Report: Adobe to launch full version of Photoshop for iPad this October
posted Friday, July 13, 2018 at 10:15 AM EST
Part of the vision of the "Creative Cloud" was to offer their vast array of products across different platforms without sacrificing any user experience, data or functionality. That was six years ago, and we've only recently started to see that vision come to life in meaningful ways with the announcement of Rush last month. But according to Bloomberg, Rush was only the beginning as sources they claim have "knowledge of the plan" but wish to remain anonymous, have spoken out about the future of Photoshop: Adobe will launch a full version of Photoshop for the iPad this fall at their annual creative conference, MAX.
Though as you can imagine the timing was not confirmed by Adobe, they actually did confirm they were working on a cross-platform iteration of Photoshop. Scott Belsky, the chief product officer of Creative Cloud, told Bloomberg that, referring to cross platform apps like Photoshop, his “aspiration is to get these on the market as soon as possible,” and that “there’s a lot required to take a product as sophisticated and powerful as Photoshop and make that work on a modern device like the iPad. We need to bring our products into this cloud-first collaborative era.”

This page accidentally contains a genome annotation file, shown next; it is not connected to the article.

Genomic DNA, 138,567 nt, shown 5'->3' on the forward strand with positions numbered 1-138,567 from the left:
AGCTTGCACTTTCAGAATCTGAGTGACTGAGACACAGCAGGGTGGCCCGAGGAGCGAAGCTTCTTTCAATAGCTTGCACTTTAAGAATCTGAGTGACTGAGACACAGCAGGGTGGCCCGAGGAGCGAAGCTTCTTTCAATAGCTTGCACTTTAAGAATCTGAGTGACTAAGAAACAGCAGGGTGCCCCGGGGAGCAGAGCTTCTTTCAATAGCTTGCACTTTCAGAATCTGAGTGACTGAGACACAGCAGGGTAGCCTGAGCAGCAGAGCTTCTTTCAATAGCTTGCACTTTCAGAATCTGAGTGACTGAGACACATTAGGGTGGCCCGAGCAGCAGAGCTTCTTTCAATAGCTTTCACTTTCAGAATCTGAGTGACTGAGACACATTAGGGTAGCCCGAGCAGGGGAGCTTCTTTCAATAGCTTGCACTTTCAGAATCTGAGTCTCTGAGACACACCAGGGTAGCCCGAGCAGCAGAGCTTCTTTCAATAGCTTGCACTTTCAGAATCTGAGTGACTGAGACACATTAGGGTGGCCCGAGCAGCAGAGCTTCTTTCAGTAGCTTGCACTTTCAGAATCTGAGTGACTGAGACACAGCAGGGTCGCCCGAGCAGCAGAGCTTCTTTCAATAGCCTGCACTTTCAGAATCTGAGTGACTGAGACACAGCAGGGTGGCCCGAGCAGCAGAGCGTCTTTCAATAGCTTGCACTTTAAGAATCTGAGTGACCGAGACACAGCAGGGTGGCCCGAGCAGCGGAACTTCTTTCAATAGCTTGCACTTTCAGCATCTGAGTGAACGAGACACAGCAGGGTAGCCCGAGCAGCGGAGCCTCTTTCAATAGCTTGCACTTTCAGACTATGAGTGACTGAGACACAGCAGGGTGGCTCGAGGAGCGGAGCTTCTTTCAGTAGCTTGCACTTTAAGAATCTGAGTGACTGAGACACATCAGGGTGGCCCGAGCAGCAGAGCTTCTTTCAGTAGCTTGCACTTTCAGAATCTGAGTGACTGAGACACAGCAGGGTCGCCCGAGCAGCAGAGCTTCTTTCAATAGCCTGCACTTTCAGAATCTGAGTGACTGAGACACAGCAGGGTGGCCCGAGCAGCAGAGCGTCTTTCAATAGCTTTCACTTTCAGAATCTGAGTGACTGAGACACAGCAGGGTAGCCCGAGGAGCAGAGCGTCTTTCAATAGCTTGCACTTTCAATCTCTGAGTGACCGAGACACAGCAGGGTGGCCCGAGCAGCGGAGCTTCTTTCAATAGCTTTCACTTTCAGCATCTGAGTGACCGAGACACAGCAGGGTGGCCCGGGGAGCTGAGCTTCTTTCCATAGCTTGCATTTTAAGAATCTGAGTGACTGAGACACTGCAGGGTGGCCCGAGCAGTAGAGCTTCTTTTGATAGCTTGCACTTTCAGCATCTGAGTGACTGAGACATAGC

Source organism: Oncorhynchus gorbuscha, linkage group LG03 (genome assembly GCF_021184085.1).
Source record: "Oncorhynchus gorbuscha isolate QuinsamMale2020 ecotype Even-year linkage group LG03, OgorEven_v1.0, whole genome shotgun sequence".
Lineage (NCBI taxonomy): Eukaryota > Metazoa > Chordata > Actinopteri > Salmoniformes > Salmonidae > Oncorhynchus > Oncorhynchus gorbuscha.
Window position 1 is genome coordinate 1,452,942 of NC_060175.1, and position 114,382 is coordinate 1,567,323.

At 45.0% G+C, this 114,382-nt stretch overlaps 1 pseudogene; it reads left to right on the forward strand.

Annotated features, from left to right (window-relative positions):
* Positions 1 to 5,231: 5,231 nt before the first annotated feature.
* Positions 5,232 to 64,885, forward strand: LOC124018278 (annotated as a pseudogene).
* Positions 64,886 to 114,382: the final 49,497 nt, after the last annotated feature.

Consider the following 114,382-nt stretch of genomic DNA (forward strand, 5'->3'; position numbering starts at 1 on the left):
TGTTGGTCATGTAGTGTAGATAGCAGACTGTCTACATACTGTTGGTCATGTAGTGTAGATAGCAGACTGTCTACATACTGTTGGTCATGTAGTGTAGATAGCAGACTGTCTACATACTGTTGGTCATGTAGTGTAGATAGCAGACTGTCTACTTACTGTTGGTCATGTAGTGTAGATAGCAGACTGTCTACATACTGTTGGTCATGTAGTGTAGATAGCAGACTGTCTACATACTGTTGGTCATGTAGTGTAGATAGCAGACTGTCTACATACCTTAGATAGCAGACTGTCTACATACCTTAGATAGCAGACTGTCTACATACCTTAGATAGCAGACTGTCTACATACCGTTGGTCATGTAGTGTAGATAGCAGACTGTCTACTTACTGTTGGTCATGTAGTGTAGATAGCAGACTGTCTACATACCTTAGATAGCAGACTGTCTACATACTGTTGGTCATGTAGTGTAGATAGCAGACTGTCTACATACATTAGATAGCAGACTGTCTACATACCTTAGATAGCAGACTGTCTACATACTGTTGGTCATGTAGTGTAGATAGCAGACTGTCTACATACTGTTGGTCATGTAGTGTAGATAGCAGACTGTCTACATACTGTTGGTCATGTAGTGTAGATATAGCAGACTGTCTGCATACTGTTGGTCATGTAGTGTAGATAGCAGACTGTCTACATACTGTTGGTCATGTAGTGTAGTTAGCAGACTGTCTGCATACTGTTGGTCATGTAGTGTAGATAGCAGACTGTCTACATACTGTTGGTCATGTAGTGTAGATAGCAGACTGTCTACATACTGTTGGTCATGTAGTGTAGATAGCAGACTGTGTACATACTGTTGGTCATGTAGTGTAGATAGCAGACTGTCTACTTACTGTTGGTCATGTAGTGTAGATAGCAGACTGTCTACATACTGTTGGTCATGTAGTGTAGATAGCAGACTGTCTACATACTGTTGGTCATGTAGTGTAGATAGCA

Up until the announcement of Rush, Adobe's most cross-platform, mobile-friendly application was Lightroom, but even that experience isn't ideal for all users. Other applications like Sketch and Draw do cross over to desktop platforms, but the functionality of the individual apps is extremely limited. In an interview with Bryan O'Neal Hughes earlier this year, Imaging Resource brought up the limited functionality of applications, and even Hughes agreed that apps like Sketch and Draw, which have very specific uses from a design standpoint, but are very similar from a usability standpoint, should probably be one app. And from that perspective, why not have the entire Illustrator experience available on iPad?
The desire of the users for the kind of consistency among applications is shared by Belsky, who Hughes said pushed hard for apps to be the same no matter what hardware was running them. "He said we need to be consistent across apps," Hughes said of Belsky. "Value access to work wherever you are, connection with mobile apps and integration with desktop. They need to be high fidelity, they need to be supported in all the languages that we support on desktop." Bryan added, "We need to be platform agnostic."
With the announcement of Rush and now this report from Bloomberg, it seems that the goals of 2012 are finally starting to see the light. Much of what Adobe wanted to do back then was seriously limited by hardware technology. Today, with cell phones and tablets boasting considerably more horsepower than they did six years ago and with the combination of Adobe's ability to do complex computations in the cloud, we may actually see the real vision of Adobe CC in 2018 in working product.